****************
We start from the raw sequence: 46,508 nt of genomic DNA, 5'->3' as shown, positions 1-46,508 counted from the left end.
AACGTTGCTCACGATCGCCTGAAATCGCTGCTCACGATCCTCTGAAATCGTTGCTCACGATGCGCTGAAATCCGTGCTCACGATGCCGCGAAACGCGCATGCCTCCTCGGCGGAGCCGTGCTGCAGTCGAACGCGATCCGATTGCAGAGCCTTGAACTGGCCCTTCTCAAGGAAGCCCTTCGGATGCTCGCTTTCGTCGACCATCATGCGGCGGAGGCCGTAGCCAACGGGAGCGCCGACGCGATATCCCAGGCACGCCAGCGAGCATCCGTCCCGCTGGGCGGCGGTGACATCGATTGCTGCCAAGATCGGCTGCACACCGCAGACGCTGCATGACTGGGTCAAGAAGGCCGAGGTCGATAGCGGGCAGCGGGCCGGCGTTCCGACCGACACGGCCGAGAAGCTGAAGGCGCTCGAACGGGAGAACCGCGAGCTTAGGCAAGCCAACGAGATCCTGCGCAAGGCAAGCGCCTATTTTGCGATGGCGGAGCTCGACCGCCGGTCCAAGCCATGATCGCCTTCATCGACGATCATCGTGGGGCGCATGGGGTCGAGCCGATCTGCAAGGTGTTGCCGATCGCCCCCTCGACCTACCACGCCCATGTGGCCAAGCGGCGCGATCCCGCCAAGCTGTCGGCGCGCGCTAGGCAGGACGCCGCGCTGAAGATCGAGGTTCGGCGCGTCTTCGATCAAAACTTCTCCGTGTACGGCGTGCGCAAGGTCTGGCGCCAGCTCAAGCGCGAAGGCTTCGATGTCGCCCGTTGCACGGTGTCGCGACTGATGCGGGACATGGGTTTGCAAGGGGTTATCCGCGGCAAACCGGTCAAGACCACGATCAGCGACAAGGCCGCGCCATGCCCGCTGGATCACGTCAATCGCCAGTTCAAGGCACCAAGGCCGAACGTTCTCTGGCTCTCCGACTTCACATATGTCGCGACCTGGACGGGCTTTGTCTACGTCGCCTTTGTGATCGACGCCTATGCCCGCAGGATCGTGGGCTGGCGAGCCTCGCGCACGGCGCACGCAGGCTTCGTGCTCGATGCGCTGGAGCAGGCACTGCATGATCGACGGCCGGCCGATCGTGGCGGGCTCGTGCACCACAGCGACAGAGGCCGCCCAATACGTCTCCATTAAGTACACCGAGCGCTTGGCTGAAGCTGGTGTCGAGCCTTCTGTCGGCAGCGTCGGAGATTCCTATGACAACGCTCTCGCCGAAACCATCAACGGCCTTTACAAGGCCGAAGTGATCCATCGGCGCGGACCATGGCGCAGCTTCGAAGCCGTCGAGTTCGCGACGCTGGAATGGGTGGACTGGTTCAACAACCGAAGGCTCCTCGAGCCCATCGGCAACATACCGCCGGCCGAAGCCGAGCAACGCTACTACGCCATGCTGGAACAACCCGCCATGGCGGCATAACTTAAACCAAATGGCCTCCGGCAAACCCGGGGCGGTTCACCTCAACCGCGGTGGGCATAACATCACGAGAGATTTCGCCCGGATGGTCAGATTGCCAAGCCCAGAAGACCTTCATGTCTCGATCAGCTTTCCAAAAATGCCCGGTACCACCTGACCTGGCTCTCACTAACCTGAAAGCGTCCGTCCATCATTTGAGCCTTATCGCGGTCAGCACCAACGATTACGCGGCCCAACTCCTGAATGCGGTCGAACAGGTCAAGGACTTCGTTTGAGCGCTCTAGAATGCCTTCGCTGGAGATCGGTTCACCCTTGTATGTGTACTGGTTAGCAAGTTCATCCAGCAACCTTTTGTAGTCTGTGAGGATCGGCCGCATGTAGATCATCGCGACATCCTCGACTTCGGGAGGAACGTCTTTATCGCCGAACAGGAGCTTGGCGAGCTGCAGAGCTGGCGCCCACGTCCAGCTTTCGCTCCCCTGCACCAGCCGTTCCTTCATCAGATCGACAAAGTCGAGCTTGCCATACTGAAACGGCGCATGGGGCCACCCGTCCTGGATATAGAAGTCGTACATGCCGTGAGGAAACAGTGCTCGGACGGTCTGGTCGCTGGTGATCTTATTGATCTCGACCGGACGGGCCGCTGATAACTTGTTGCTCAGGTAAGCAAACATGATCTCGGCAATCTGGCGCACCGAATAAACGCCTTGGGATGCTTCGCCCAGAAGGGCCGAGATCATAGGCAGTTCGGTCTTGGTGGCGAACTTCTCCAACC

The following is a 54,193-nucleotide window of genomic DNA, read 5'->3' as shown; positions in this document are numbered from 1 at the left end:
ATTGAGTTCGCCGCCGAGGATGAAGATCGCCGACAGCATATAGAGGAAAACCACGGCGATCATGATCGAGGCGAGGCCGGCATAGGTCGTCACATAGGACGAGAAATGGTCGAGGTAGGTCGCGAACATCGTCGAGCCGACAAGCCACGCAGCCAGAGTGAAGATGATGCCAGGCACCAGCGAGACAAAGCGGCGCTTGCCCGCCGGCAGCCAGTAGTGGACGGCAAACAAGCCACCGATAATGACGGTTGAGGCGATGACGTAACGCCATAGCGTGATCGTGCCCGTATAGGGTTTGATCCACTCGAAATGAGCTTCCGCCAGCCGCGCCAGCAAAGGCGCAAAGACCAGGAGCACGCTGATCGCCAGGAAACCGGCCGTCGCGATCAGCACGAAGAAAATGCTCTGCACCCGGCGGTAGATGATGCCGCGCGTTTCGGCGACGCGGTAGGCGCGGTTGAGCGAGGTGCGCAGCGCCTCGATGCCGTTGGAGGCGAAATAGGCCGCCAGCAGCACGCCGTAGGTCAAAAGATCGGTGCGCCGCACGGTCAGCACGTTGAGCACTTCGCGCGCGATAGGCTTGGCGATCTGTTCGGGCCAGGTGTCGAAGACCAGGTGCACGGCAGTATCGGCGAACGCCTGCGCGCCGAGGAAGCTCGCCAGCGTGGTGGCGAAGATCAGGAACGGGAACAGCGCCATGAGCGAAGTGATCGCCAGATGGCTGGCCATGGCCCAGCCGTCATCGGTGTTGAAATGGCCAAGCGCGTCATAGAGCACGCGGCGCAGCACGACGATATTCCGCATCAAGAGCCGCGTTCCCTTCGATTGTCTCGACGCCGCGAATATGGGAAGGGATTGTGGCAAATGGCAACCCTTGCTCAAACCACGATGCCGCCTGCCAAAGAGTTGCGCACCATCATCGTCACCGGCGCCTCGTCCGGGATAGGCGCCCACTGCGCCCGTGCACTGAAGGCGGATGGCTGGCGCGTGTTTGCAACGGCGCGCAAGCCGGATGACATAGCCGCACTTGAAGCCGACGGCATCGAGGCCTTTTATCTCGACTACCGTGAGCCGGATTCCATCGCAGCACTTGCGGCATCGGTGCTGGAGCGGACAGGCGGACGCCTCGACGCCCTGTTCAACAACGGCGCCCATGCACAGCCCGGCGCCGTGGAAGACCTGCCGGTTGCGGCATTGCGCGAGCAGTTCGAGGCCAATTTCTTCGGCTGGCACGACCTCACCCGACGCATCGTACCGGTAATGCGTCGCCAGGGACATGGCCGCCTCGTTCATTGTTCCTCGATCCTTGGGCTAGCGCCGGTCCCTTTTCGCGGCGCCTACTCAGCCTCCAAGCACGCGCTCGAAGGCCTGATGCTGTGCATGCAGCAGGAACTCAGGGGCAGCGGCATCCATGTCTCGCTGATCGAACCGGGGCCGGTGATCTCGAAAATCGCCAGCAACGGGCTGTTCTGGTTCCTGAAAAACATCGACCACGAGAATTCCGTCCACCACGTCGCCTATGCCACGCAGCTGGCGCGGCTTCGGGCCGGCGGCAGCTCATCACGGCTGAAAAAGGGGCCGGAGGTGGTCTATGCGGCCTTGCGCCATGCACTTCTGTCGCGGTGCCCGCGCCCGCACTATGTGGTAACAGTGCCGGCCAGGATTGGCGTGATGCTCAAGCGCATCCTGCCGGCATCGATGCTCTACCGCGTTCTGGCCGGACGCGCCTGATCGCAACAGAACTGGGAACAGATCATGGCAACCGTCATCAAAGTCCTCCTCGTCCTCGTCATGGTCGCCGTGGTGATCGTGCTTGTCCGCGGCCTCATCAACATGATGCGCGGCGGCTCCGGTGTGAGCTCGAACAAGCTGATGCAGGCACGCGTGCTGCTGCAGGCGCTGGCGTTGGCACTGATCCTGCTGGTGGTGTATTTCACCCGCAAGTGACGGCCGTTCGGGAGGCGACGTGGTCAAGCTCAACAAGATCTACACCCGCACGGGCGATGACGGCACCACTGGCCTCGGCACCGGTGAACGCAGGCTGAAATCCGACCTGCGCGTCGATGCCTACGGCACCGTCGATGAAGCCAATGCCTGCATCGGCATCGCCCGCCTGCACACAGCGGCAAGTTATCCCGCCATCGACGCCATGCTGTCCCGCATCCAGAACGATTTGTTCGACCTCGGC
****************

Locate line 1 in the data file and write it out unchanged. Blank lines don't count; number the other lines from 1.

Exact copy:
We start from the raw sequence: 46,508 nt of genomic DNA, 5'->3' as shown, positions 1-46,508 counted from the left end.